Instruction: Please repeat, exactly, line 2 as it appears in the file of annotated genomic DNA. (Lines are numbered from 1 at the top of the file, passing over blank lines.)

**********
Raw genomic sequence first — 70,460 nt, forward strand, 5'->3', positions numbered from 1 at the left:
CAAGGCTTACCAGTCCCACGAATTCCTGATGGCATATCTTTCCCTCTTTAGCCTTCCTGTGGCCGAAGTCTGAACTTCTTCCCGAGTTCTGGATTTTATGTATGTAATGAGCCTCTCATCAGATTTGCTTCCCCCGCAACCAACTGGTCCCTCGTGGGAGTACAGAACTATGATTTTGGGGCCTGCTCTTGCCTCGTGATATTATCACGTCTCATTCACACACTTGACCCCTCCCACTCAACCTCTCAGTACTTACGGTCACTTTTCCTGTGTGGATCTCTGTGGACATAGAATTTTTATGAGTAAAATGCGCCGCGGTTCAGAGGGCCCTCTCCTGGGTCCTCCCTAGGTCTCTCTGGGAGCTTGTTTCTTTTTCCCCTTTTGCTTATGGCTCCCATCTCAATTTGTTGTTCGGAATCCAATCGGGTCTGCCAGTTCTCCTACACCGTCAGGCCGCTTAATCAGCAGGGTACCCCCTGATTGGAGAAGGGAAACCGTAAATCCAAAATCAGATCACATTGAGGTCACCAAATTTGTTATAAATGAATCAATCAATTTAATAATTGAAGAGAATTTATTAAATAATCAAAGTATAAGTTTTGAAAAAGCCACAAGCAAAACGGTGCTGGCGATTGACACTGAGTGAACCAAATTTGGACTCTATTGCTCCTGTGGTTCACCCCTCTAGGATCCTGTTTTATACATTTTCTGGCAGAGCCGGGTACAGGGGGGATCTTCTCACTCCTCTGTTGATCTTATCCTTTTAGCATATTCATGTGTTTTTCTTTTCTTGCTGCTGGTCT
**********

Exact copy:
CAAGGCTTACCAGTCCCACGAATTCCTGATGGCATATCTTTCCCTCTTTAGCCTTCCTGTGGCCGAAGTCTGAACTTCTTCCCGAGTTCTGGATTTTATGTATGTAATGAGCCTCTCATCAGATTTGCTTCCCCCGCAACCAACTGGTCCCTCGTGGGAGTACAGAACTATGATTTTGGGGCCTGCTCTTGCCTCGTGATATTATCACGTCTCATTCACACACTTGACCCCTCCCACTCAACCTCTCAGTACTTACGGTCACTTTTCCTGTGTGGATCTCTGTGGACATAGAATTTTTATGAGTAAAATGCGCCGCGGTTCAGAGGGCCCTCTCCTGGGTCCTCCCTAGGTCTCTCTGGGAGCTTGTTTCTTTTTCCCCTTTTGCTTATGGCTCCCATCTCAATTTGTTGTTCGGAATCCAATCGGGTCTGCCAGTTCTCCTACACCGTCAGGCCGCTTAATCAGCAGGGTACCCCCTGATTGGAGAAGGGAAACCGTAAATCCAAAATCAGATCACATTGAGGTCACCAAATTTGTTATAAATGAATCAATCAATTTAATAATTGAAGAGAATTTATTAAATAATCAAAGTATAAGTTTTGAAAAAGCCACAAGCAAAACGGTGCTGGCGATTGACACTGAGTGAACCAAATTTGGACTCTATTGCTCCTGTGGTTCACCCCTCTAGGATCCTGTTTTATACATTTTCTGGCAGAGCCGGGTACAGGGGGGATCTTCTCACTCCTCTGTTGATCTTATCCTTTTAGCATATTCATGTGTTTTTCTTTTCTTGCTGCTGGTCT